In the Additional file1, another simple help model is considered: a constant model that simply approximates a data-series with its mean value. Here, the picture is a little bit more mixed. For the static example, the model is too simple, and the two-model tests are in-advantageous (Additional file1: Figure S5). For the dynamic test case, the constant model does provide some additional information: the 2D χ 2 vs χ 2 analysis performs slightly better, and the LHR test slightly worse, than the single χ 2-test (Additional file1: Figure S2A).

Finally, for all of the above examples with too simple or too flexible models, the 2D χ 2 vs χ 2 analysis is superior to the LHR test, showing that the LHR is more sensitive to the situation of having chosen a bad help model.

Application to insulin signaling

As a real modeling example, we used data and models from a previous work[45]. In that paper we analyzed experimental data from insulin signaling in primary human adipocytes. Some of the experimental data are shown in Figure8B. The data consist of a time series which displays an overshoot: the response increases rapidly from zero, and reaches a maximal value around 1 min, and then decreases to an intermediate steady state value. The observed response is caused by the addition of 100 nM insulin at time zero to previously unstimulated fat cells, and the measurements are performed using SDS-PAGE and immunoblotting to determine the degree of auto-phosphorylation of the insulin receptor (IR). The data are normalized such that the first point is zero, and the maximal value is 100. For further details regarding the data, we refer to[45]. Using mathematical modeling, we were able to reject several model structures aspiring to explain these data, and we used model selection tools, such as the Akaike Information Criterion (AIC)[46, 47], on surviving competing hypotheses.
Figure 8

Insulin signaling case. Panel (A) shows the model structures of two models of early insulin receptor signaling, M i , c and the chosen help model M i , b . This example was analyzed previously[45] and is of interest, since the rejection of M i , c would suggest that the recycling is a necessary mechanism to explain the data. Depicted in panel (B) is the experimental data Z (red error bars), and fits of M i , b (blue, dashed line) and M i , c (green, solid line). The measured data represent the increased auto-phosphorylation of the insulin receptor in response to 100 nM insulin in isolated primary human adipocytes, as measured by SDS-PAGE and immunoblotting. Panel (C) shows the bootstrapping cloud in the χ 2 vs DW plane, when the bootstraps have been generated by M i , c (green circles, cloud size = 104). As can be seen, the cloud lies along the axes, and there is no benefit of using a 2D analysis. Panel (D) shows the χ 2 vs χ 2 scatter plot of the M i , c cloud (green circles, cloud size = 104) generated after fitting both models to bootstrap sets from M i , c . The corresponding χ 2-values for the experimental data (Z) is also plotted (red box). As can be seen, the cloud lies away from the axis, and the experimental data point explores the obtained direction. Panel (E) summarizes the results. As the clouds have indicated, the χ 2 vs DW combination does not improve upon the individual tests, but still lies on the border of rejection. The χ 2 vs χ 2 tests on the other hand perform better than the individual tests, and the LHR is best of all.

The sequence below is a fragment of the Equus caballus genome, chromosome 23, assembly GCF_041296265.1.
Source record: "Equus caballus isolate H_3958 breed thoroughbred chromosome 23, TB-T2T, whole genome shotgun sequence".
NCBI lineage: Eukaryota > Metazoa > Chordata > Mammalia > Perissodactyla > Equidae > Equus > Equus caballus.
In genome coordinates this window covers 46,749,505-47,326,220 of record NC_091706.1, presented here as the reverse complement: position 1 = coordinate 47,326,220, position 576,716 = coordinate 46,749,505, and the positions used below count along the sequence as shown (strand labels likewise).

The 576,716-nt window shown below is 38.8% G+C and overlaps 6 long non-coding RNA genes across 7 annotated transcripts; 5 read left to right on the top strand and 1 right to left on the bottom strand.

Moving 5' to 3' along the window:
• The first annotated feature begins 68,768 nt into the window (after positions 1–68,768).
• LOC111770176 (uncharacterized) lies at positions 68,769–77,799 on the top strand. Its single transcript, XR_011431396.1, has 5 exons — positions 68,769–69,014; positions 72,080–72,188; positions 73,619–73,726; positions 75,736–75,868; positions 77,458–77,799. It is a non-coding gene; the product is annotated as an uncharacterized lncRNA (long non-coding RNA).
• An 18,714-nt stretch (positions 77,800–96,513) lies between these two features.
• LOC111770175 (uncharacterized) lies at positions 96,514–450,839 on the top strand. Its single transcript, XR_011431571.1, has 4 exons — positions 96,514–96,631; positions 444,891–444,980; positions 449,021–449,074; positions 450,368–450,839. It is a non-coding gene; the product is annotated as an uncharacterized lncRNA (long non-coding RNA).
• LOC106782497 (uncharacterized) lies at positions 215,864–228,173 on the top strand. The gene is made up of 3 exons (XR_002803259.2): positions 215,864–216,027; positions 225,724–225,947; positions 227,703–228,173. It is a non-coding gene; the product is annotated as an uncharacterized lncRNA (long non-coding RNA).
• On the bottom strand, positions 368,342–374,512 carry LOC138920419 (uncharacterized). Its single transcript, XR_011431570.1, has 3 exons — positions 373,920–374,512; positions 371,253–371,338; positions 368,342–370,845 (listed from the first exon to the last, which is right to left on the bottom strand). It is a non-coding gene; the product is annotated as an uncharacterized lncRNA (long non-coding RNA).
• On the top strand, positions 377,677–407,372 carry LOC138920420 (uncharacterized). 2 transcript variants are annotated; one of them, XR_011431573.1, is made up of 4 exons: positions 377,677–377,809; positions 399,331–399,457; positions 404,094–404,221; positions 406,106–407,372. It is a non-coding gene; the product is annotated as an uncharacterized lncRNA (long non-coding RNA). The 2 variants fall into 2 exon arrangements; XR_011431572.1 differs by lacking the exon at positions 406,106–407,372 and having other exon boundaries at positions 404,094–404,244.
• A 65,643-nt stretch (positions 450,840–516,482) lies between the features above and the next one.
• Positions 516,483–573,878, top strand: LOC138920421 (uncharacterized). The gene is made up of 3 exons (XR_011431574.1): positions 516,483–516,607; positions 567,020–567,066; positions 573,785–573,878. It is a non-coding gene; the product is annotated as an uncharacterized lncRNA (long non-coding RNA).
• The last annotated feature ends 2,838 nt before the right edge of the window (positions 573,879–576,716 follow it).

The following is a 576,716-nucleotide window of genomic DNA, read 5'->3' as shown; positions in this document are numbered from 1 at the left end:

Here, we re-examined one of the models, M i , c , from[45], that could previously not be unambiguously rejected. The model structure of M i , c and the chosen help model, M i , b , are included also in this paper for convenience (Figure8A). M i , b , the smaller model, contains only three reactions: insulin binding with auto-phosphorylation of the receptor, internalization with dephosphorylation, and recycling back to the plasma membrane. M i , b fits to the data with a distinct overshoot, reaching an intermediate quasi-steady state after a couple of minutes (Figure8B, blue dashed line). M i , c , on the other hand, is considerably more detailed in terms of the binding, auto-phosphorylation, and internalization, but it does not contain any recycling. M i , c fits to the data in a qualitatively very different way (Figure8B, green solid line). M i , c has its maximum almost immediately after stimulation, but thereafter never reaches any quasi-steady state as M i , b does. Instead the signal declines almost linearly during the observed time period. This example is of biological interest, since the rejection of M i , c would suggest that the recycling is a necessary mechanism to explain the data. This conclusion would follow because M i , c is a more complex, and a more realistic interpretation of the underlying biological system in all other aspects except recycling. In[45], an AIC analysis and a χ 2-square test were performed on the various competing models and although M i , c was discarded based on its lack of agreement with data and the fact that inclusion of a recycling reaction yielded a better model, neither of these results were statistically convincing. Indeed, although the results pointed towards the rejection of M i , c , it was pointed out already in[45] that a more accurate analysis would require a more generally applicable method such as bootstrapping.